Those of a nervous disposition, The Sloth strongly recommends you look away now. Nightcrawler sees Jake Gyllenhaal play Louis Bloom, one of the most memorably creepy characters to hit the screen for quite some time.
An unemployed loner with intense ambition, Louis’ manic stare and spouting of management-speak clichés learnt online lead most who meet him to give him a wide berth. Unable to find normal employment, Louis chances upon lone shark cameramen filming a car crash on an LA freeway, to sell the images to TV networks. Seeing the same footage on the following morning’s news, Louis decides this could be the vocation for him.
Acquiring a basic video camera, police radio interceptor and hapless assistant Rick (Riz Ahmed), Louis is soon hot footing it to accident scenes and jamming his lens into the faces of the dying and injured. Peddling his ill-gotten wares to a local TV station, he encounters hard-bitten director of news Nina Romina (Rene Russo) who, valuing ratings over morals, urges Louis to bring her footage of “victims that are white, well off, injured at the hands of the poor or minorities.” Her wish is Louis’ command and, being a resourceful type, he doesn’t stop there. Being first on the scene means he can ‘dress’ his ‘set’ as he wishes – dead body not quite in the best light? No matter, Louis will move it. And soon he graduates to not just videoing the news but orchestrating its creation – no matter the cost.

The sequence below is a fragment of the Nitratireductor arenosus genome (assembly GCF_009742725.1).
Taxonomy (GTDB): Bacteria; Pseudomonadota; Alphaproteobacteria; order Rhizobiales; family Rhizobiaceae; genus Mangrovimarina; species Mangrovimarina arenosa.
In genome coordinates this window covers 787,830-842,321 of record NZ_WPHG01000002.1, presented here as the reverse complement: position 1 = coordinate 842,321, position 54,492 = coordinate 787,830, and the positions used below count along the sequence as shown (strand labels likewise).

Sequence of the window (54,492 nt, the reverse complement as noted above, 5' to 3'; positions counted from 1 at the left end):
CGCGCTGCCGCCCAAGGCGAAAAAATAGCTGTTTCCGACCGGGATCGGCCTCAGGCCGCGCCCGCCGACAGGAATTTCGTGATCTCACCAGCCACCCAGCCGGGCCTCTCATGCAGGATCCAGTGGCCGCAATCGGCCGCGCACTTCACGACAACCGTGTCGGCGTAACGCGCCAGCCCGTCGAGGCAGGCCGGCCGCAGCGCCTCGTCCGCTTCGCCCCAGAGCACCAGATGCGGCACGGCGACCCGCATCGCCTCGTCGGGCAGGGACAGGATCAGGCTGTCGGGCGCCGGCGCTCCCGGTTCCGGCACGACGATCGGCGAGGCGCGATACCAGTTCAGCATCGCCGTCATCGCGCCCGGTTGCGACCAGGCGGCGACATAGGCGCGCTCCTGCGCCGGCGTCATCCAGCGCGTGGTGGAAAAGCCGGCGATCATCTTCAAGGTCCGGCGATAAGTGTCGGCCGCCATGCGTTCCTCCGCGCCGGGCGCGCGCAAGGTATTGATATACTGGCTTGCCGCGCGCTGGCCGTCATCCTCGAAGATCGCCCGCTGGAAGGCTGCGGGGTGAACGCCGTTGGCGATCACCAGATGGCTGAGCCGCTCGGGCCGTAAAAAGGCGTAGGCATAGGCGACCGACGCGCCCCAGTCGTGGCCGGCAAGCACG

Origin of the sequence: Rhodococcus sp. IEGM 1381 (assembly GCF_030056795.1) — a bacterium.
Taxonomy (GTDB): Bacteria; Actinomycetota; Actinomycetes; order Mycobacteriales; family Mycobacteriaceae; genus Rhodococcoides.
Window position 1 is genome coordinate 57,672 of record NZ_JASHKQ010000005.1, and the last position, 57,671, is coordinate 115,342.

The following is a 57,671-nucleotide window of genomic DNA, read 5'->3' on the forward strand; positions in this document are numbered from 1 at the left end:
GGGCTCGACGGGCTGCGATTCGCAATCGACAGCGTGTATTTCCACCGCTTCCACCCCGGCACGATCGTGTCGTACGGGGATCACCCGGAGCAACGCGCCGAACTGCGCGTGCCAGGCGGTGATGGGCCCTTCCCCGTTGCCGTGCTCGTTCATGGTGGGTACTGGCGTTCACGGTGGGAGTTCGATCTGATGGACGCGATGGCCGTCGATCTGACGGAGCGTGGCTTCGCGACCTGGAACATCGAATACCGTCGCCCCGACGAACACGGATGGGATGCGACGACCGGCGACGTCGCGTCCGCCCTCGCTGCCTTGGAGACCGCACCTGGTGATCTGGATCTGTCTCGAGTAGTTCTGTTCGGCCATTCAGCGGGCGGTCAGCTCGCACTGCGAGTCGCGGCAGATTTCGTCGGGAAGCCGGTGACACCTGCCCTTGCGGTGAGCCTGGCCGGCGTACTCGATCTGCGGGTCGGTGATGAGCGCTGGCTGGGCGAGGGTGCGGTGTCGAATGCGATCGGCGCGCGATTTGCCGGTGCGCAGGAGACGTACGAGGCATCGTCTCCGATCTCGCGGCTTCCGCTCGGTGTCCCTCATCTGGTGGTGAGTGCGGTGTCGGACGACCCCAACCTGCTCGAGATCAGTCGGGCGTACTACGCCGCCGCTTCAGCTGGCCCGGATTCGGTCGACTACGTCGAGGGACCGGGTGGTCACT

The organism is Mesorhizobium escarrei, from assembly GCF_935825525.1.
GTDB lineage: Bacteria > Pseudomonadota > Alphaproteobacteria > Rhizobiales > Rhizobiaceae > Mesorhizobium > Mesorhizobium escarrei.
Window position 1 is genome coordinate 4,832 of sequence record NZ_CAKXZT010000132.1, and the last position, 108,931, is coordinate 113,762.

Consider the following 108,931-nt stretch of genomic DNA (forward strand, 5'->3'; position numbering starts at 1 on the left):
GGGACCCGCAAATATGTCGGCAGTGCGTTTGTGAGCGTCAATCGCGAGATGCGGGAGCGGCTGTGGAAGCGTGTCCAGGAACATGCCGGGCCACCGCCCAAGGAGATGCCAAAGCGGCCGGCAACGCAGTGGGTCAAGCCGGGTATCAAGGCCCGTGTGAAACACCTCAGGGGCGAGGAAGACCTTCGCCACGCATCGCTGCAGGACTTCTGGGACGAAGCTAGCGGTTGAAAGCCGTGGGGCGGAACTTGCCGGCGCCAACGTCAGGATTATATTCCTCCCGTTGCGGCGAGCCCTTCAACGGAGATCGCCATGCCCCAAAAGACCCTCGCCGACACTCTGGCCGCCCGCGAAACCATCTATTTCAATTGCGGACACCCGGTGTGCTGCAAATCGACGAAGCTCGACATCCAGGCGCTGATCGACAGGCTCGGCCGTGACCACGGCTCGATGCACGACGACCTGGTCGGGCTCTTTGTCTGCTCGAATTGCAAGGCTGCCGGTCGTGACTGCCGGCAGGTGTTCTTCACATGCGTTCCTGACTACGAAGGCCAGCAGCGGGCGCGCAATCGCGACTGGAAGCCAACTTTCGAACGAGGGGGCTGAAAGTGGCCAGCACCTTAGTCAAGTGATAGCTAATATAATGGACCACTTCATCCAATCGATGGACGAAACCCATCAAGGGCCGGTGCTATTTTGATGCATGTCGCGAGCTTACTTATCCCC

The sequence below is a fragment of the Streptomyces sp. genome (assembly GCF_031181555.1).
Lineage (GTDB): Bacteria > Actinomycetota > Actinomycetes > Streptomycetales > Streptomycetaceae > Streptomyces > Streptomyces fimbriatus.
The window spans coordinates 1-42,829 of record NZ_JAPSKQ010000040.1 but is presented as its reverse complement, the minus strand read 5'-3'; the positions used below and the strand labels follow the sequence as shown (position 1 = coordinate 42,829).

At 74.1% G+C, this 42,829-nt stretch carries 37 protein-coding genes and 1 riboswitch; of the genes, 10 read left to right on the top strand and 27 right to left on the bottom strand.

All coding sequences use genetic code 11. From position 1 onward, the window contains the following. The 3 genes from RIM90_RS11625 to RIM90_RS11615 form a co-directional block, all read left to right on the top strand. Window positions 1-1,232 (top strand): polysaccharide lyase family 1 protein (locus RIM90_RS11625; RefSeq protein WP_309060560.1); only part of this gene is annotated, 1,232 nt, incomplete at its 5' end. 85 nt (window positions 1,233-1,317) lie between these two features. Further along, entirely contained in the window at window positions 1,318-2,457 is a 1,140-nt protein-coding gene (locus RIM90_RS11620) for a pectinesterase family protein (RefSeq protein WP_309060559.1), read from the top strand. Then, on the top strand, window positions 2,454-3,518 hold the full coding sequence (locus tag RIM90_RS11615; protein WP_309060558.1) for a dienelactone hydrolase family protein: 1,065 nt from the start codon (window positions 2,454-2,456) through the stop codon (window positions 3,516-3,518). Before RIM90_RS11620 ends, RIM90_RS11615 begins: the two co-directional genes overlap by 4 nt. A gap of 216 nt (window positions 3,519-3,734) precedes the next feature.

Jake Gyllenhaal is extraordinarily good as Louis. Gaunt, haunted and obsessive, we’ve no idea what gutter he crawled out of, but he’s so disconcertingly real it simply doesn’t matter. A timely and deeply, darkly troubling satire, Nightcrawler looks at our increasing appetite for ghoulish news stories and asks just how low can we go in the quest for TV ratings? Perhaps the most disturbing aspect is just how plausible some of it seems.
UK release 31 October 2014